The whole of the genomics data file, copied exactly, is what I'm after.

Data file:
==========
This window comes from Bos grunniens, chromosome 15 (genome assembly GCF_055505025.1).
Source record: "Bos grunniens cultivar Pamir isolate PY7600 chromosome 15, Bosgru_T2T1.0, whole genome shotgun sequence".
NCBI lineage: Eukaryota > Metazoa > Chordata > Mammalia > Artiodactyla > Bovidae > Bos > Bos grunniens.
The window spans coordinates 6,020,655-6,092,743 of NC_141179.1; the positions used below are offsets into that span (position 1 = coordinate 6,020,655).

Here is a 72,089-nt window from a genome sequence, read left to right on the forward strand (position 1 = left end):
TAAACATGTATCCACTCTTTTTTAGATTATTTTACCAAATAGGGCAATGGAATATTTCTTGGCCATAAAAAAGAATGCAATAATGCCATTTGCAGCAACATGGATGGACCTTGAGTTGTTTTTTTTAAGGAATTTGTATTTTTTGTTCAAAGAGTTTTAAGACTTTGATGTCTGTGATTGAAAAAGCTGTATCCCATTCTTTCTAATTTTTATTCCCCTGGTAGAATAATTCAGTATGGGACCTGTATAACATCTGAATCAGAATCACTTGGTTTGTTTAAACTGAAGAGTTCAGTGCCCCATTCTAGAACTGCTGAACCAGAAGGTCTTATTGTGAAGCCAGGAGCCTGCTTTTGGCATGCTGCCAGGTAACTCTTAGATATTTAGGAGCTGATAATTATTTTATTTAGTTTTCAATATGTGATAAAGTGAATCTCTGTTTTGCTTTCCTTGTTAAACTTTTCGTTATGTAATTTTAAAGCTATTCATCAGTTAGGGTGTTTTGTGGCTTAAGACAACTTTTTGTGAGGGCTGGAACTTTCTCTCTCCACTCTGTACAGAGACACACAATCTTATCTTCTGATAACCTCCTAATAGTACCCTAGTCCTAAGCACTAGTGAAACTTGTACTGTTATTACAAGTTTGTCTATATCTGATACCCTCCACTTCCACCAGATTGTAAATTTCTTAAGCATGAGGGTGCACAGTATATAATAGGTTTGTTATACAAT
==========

This window comes from Bos grunniens, chromosome 15 (genome assembly GCF_055505025.1).
Source record: "Bos grunniens cultivar Pamir isolate PY7600 chromosome 15, Bosgru_T2T1.0, whole genome shotgun sequence".
NCBI lineage: Eukaryota > Metazoa > Chordata > Mammalia > Artiodactyla > Bovidae > Bos > Bos grunniens.
The window spans coordinates 6,020,655-6,092,743 of NC_141179.1; the positions used below are offsets into that span (position 1 = coordinate 6,020,655).

Here is a 72,089-nt window from a genome sequence, read left to right on the forward strand (position 1 = left end):
TAAACATGTATCCACTCTTTTTTAGATTATTTTACCAAATAGGGCAATGGAATATTTCTTGGCCATAAAAAAGAATGCAATAATGCCATTTGCAGCAACATGGATGGACCTTGAGTTGTTTTTTTTAAGGAATTTGTATTTTTTGTTCAAAGAGTTTTAAGACTTTGATGTCTGTGATTGAAAAAGCTGTATCCCATTCTTTCTAATTTTTATTCCCCTGGTAGAATAATTCAGTATGGGACCTGTATAACATCTGAATCAGAATCACTTGGTTTGTTTAAACTGAAGAGTTCAGTGCCCCATTCTAGAACTGCTGAACCAGAAGGTCTTATTGTGAAGCCAGGAGCCTGCTTTTGGCATGCTGCCAGGTAACTCTTAGATATTTAGGAGCTGATAATTATTTTATTTAGTTTTCAATATGTGATAAAGTGAATCTCTGTTTTGCTTTCCTTGTTAAACTTTTCGTTATGTAATTTTAAAGCTATTCATCAGTTAGGGTGTTTTGTGGCTTAAGACAACTTTTTGTGAGGGCTGGAACTTTCTCTCTCCACTCTGTACAGAGACACACAATCTTATCTTCTGATAACCTCCTAATAGTACCCTAGTCCTAAGCACTAGTGAAACTTGTACTGTTATTACAAGTTTGTCTATATCTGATACCCTCCACTTCCACCAGATTGTAAATTTCTTAAGCATGAGGGTGCACAGTATATAATAGGTTTGTTATACAAT